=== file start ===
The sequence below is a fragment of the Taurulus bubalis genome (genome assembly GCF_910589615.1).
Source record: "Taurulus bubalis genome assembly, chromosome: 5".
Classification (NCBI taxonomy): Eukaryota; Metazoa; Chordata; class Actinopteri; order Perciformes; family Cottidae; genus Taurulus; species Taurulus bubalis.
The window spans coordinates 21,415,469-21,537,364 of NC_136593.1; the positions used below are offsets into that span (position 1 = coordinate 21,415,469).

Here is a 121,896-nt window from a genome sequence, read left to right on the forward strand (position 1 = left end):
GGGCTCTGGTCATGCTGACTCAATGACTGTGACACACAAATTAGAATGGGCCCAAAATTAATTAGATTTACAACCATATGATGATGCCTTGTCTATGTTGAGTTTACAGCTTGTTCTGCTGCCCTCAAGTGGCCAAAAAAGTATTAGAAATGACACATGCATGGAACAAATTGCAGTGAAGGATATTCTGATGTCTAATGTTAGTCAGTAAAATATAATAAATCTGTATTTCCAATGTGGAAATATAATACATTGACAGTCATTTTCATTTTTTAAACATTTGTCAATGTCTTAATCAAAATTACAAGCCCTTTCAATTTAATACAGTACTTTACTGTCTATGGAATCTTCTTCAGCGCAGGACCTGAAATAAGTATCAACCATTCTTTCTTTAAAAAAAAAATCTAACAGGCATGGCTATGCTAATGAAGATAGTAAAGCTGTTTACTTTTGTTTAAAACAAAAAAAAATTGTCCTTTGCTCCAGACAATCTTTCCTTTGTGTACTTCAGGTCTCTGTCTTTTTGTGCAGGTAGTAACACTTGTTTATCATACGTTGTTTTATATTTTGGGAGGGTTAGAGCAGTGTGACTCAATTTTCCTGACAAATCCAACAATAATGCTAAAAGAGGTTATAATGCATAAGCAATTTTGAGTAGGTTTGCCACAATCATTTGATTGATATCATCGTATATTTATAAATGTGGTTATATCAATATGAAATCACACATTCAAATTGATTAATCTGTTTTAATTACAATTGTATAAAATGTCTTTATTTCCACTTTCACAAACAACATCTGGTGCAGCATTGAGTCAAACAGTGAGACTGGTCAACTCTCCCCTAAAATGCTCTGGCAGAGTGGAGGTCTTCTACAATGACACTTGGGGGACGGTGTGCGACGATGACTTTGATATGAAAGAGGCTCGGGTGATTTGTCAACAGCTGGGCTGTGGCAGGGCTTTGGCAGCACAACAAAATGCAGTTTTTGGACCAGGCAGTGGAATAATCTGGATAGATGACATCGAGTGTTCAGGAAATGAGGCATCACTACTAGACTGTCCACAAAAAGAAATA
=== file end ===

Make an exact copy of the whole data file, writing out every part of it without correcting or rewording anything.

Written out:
The sequence below is a fragment of the Taurulus bubalis genome (genome assembly GCF_910589615.1).
Source record: "Taurulus bubalis genome assembly, chromosome: 5".
Classification (NCBI taxonomy): Eukaryota; Metazoa; Chordata; class Actinopteri; order Perciformes; family Cottidae; genus Taurulus; species Taurulus bubalis.
The window spans coordinates 21,415,469-21,537,364 of NC_136593.1; the positions used below are offsets into that span (position 1 = coordinate 21,415,469).

Here is a 121,896-nt window from a genome sequence, read left to right on the forward strand (position 1 = left end):
GGGCTCTGGTCATGCTGACTCAATGACTGTGACACACAAATTAGAATGGGCCCAAAATTAATTAGATTTACAACCATATGATGATGCCTTGTCTATGTTGAGTTTACAGCTTGTTCTGCTGCCCTCAAGTGGCCAAAAAAGTATTAGAAATGACACATGCATGGAACAAATTGCAGTGAAGGATATTCTGATGTCTAATGTTAGTCAGTAAAATATAATAAATCTGTATTTCCAATGTGGAAATATAATACATTGACAGTCATTTTCATTTTTTAAACATTTGTCAATGTCTTAATCAAAATTACAAGCCCTTTCAATTTAATACAGTACTTTACTGTCTATGGAATCTTCTTCAGCGCAGGACCTGAAATAAGTATCAACCATTCTTTCTTTAAAAAAAAAATCTAACAGGCATGGCTATGCTAATGAAGATAGTAAAGCTGTTTACTTTTGTTTAAAACAAAAAAAAATTGTCCTTTGCTCCAGACAATCTTTCCTTTGTGTACTTCAGGTCTCTGTCTTTTTGTGCAGGTAGTAACACTTGTTTATCATACGTTGTTTTATATTTTGGGAGGGTTAGAGCAGTGTGACTCAATTTTCCTGACAAATCCAACAATAATGCTAAAAGAGGTTATAATGCATAAGCAATTTTGAGTAGGTTTGCCACAATCATTTGATTGATATCATCGTATATTTATAAATGTGGTTATATCAATATGAAATCACACATTCAAATTGATTAATCTGTTTTAATTACAATTGTATAAAATGTCTTTATTTCCACTTTCACAAACAACATCTGGTGCAGCATTGAGTCAAACAGTGAGACTGGTCAACTCTCCCCTAAAATGCTCTGGCAGAGTGGAGGTCTTCTACAATGACACTTGGGGGACGGTGTGCGACGATGACTTTGATATGAAAGAGGCTCGGGTGATTTGTCAACAGCTGGGCTGTGGCAGGGCTTTGGCAGCACAACAAAATGCAGTTTTTGGACCAGGCAGTGGAATAATCTGGATAGATGACATCGAGTGTTCAGGAAATGAGGCATCACTACTAGACTGTCCACAAAAAGAAATA